Carpal Tunnel Release Surgery: What You Need to Know

Carpal tunnel release surgery, or carpal tunnel decompression, is a commonly performed procedure to alleviate the symptoms of carpal tunnel syndrome. 

At Morrison Clinic, we specialize in comprehensive care for individuals suffering from this condition. We offer advanced surgical techniques and personalized treatment plans to help our patients regain function and alleviate pain in their hands and wrists.

This article will help you understand the symptoms, causes, and treatment options for carpal tunnel syndrome.

What Is Carpal Tunnel Syndrome? 

Carpal tunnel syndrome is a condition that occurs when the median nerve, which runs from the forearm into the hand, becomes compressed or pinched as it passes through the narrow passageway known as the carpal tunnel in the wrist.

This compression can result in various symptoms that get worse with time and activity. 

Without proper treatment, carpal tunnel syndrome can significantly impact daily activities, from typing on a keyboard to gripping objects and performing simple tasks.

What Symptoms Are Common with Carpal Tunnel Syndrome? 

Common symptoms of carpal tunnel syndrome include numbness or tingling in the thumb, index, and ring finger, as well as weakness or clumsiness in the hand.

Carpal tunnel symptoms may worsen at night or during activities involving repetitive hand and wrist movements.

Other common symptoms of carpal tunnel include:

  • Hand or wrist pain that radiates up the arm.
  • Electric shock-like sensations in a thumb, index, or ring finger.
  • Difficulty performing fine motor tasks, such as buttoning shirts or picking up small objects.
  • Worsening symptoms at night, often disrupting sleep.
  • The sensation of pins and needles in the hand, especially after prolonged use.
  • Pain or discomfort that worsens with repetitive hand movements.
  • Stiffness or tightness in the fingers, hand, or wrist.
  • Pain that travels from the wrist up the arm towards the shoulder.
  • Decreased grip strength, making it challenging to hold onto objects.
  • Difficulty making a fist or fully extending the fingers.
  • Swelling or puffiness in the fingers or palm.
  • Coldness or numbness in the affected hand.
  • Difficulty distinguishing between hot and cold sensations in the affected hand.

Carpal tunnel syndrome symptoms tend to get worse with time. Don’t wait to seek treatment. Call Morrison Clinic today at 561-284-8455 to schedule a consultation with our experienced specialists.

What Activities and Conditions Cause Carpal Tunnel Syndrome? 

Carpal tunnel syndrome is typically caused by how you use your hand and wrist or by underlying health conditions. 

Here are some of the most common causes: 

  • Repetitive hand and wrist movements, including typing or using a computer mouse for extended periods.
  • Prolonged or excessive force on the wrist, such as gripping tools or heavy machinery.
  • Certain medical conditions like arthritis, diabetes, and thyroid dysfunction.
  • Pregnancy can increase pressure on the median nerve due to hormonal changes and fluid retention.
  • Obesity or being overweight can increase pressure on the wrist and median nerve.
  • Wrist injuries, such as fractures or sprains, cause swelling or inflammation in the carpal tunnel.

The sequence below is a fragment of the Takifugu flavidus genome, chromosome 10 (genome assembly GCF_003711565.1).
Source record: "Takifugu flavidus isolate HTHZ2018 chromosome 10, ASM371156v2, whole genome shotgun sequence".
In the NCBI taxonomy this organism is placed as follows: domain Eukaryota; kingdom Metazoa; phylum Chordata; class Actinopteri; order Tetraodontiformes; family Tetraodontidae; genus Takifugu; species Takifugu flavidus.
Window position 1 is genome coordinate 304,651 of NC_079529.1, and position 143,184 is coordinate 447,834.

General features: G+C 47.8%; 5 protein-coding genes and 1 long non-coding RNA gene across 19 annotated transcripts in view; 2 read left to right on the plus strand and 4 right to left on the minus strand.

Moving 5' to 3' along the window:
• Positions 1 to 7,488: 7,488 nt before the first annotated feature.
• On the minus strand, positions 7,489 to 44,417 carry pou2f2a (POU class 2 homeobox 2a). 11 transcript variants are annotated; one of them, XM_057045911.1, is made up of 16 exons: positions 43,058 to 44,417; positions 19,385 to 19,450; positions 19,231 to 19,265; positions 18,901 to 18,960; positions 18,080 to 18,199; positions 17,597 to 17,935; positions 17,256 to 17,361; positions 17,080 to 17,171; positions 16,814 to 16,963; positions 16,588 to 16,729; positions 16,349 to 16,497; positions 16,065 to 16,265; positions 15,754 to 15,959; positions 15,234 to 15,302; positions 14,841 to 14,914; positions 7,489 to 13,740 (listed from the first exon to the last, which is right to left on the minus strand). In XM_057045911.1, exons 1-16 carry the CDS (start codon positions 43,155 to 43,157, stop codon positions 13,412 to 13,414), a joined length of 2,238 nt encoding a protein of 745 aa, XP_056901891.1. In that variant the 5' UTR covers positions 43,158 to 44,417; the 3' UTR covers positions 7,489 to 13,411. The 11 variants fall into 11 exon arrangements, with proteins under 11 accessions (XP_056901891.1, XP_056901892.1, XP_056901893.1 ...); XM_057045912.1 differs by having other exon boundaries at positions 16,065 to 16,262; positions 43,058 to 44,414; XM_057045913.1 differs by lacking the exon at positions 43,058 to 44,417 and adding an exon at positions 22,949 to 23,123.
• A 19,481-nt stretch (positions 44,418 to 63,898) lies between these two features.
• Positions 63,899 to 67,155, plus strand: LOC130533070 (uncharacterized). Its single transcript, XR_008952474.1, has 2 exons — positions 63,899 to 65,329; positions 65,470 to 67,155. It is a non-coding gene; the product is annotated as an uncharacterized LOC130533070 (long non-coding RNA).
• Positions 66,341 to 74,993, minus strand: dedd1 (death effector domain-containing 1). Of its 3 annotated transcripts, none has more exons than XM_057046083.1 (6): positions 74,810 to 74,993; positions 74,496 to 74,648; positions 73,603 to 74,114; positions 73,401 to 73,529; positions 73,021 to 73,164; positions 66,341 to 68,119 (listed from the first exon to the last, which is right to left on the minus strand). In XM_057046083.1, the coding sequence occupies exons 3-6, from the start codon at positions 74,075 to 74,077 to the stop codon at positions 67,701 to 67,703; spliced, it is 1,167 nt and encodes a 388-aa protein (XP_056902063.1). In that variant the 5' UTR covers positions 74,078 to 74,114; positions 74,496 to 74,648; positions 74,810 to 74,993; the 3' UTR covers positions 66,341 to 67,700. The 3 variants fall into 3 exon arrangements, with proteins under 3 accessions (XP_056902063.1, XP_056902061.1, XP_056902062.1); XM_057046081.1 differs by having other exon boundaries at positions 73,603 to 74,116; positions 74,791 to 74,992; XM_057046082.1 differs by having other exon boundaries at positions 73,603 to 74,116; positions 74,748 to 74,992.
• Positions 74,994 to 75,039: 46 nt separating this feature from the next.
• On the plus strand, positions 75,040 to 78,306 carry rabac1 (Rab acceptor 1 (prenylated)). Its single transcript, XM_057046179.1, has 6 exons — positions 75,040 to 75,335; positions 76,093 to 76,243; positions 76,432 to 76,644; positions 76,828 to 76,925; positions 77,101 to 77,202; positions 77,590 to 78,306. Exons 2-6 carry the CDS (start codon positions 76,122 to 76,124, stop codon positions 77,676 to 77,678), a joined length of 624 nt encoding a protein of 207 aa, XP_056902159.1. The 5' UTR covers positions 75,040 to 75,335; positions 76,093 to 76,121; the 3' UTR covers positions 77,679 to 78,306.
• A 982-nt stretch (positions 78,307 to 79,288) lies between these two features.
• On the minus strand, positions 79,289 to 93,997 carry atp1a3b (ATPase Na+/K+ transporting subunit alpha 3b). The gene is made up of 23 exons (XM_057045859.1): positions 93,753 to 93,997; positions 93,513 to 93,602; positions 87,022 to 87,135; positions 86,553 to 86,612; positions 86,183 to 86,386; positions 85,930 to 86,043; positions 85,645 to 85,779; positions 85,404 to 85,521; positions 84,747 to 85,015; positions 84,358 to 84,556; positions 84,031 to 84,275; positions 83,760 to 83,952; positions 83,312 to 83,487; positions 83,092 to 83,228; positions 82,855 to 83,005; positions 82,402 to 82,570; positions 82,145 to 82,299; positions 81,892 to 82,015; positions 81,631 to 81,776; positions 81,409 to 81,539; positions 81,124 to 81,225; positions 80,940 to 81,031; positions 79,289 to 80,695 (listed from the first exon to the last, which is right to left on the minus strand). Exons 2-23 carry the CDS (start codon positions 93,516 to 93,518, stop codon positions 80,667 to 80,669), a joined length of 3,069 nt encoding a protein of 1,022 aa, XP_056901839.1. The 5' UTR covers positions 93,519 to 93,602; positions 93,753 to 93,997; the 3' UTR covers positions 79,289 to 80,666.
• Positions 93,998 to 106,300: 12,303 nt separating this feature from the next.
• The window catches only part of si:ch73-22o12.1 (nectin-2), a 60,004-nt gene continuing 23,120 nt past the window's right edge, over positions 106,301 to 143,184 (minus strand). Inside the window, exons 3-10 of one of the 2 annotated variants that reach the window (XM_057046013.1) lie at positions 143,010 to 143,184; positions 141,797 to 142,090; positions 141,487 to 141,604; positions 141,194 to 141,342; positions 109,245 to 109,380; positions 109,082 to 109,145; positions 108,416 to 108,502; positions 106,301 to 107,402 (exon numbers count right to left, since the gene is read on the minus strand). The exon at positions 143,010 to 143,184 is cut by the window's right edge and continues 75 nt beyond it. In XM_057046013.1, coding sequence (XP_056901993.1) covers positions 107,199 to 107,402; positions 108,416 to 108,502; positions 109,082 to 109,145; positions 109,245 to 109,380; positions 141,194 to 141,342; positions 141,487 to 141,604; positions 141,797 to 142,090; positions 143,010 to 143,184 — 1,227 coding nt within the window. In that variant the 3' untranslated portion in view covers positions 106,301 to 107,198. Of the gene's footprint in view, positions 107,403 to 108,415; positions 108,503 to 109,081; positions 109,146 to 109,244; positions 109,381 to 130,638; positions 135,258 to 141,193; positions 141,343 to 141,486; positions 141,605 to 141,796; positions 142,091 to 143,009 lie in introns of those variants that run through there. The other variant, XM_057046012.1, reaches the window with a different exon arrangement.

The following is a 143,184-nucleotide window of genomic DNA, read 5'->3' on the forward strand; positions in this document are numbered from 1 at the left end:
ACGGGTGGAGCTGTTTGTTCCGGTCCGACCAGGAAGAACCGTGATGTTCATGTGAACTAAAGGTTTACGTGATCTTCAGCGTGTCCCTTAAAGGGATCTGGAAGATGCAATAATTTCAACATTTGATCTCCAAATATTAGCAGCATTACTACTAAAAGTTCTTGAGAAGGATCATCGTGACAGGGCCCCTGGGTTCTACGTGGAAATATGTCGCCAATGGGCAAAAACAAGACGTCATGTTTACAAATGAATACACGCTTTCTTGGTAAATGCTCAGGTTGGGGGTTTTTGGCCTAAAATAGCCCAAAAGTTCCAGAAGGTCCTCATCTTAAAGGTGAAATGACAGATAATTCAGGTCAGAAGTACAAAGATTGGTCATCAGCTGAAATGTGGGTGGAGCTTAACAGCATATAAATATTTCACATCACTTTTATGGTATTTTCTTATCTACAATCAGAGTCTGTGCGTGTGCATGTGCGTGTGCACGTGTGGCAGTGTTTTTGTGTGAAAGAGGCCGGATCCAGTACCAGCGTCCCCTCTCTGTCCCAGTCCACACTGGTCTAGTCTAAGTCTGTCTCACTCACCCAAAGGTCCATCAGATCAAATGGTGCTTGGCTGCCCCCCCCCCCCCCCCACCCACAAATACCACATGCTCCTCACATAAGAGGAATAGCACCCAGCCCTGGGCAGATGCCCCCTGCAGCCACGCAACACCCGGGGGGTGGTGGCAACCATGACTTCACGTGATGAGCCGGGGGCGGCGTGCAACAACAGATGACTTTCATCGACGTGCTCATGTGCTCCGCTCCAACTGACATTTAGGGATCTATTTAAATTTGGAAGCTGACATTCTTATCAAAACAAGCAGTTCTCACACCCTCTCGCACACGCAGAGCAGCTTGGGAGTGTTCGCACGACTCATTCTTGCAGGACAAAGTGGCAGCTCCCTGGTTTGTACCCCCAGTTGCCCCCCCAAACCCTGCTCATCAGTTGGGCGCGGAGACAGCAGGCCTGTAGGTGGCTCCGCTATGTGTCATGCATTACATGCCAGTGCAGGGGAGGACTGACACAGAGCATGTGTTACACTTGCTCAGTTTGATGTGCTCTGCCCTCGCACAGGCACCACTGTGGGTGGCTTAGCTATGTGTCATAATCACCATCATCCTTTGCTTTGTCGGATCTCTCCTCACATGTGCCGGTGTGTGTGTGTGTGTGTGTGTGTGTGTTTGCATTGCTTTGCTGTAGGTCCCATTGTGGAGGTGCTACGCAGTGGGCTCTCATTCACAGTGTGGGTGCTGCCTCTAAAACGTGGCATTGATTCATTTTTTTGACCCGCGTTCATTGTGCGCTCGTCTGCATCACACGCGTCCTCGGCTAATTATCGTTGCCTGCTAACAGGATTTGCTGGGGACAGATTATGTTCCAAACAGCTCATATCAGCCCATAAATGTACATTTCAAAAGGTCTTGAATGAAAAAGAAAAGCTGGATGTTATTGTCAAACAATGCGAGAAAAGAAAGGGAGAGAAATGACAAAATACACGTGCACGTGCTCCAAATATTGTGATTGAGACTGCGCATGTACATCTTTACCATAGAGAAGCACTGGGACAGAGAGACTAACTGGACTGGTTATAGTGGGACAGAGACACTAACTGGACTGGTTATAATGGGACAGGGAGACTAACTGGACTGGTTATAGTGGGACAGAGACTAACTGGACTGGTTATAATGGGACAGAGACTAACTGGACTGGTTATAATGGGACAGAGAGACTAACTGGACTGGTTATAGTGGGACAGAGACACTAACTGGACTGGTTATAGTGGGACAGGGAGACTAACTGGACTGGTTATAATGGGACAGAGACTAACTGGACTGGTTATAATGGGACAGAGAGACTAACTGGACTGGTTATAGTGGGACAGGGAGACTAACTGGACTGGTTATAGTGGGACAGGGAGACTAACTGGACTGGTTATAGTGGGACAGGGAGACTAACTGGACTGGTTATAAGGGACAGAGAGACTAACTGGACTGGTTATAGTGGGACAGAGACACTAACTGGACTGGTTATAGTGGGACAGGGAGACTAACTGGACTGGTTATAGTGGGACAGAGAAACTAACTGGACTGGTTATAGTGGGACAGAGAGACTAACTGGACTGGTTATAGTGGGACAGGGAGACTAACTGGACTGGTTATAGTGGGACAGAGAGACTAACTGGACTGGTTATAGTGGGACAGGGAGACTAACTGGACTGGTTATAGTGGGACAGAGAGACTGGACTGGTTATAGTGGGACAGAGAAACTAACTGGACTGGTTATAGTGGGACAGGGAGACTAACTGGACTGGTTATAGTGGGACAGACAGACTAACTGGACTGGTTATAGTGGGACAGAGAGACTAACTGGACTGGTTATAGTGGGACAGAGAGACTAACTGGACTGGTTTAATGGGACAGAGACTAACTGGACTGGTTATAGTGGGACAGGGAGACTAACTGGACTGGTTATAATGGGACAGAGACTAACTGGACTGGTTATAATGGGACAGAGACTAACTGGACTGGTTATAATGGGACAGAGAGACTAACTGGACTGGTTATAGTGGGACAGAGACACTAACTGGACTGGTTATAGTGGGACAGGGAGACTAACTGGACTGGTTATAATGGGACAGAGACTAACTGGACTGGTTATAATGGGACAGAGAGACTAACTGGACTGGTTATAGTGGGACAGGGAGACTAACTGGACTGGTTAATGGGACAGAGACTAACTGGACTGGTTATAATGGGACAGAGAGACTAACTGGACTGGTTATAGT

• Anatomical factors include a naturally narrow carpal tunnel or variations in the structure of the wrist bones.
  • Genetics, as some individuals may be predisposed to developing carpal tunnel syndrome based on family history.
  • Hormonal changes, such as menopause or thyroid disorders, can affect fluid retention and increase pressure on the median nerve.
  • Smoking can impair blood flow and increase inflammation, contributing to carpal tunnel syndrome.
  • Medications like corticosteroids or hormone replacement therapy may increase the risk of developing carpal tunnel syndrome.
  • Occupational factors include working in industries requiring repetitive hand movements or prolonged use of vibrating tools.
  • Poor ergonomics or improper workstation setup can contribute to muscle strain and compression of the median nerve.
  • Aging, as the tissues in the wrist may degenerate over time, leading to increased pressure on the median nerve.
  • Thyroid disorders, such as hypothyroidism or hyperthyroidism, can affect fluid balance and increase swelling in the carpal tunnel.
  • Rheumatoid arthritis or other autoimmune disorders can cause inflammation and swelling in the wrist joint, compressing the median nerve.
  • Nerve damage or neuropathy can affect the function of the median nerve and increase the risk of developing carpal tunnel syndrome.
  • Trauma to the wrist, such as a fall or impact injury, can damage the wrist’s structures and contribute to compression of the median nerve.

When Should You See a Doctor for Carpal Tunnel? 

While there’s no exact time limit for your symptoms to become severe enough to see the doctor, it’s important to consider how your symptoms impact your daily life to determine if you need medical care. 

If you experience persistent symptoms of carpal tunnel syndrome that disrupt your daily life, it’s time to seek medical care. Early diagnosis and treatment will keep your conditioning from getting worse and help improve your chances of successful recovery.

How Is Carpal Tunnel Treated? 

Treating carpal tunnel syndrome may include conservative measures such as a wrist splint, anti-inflammatory medicines therapy, and physical therapy to alleviate symptoms and improve hand and wrist function.

In cases where conservative treatment fails to provide relief, carpal tunnel release surgery may be recommended to relieve pressure on the median nerve and alleviate symptoms.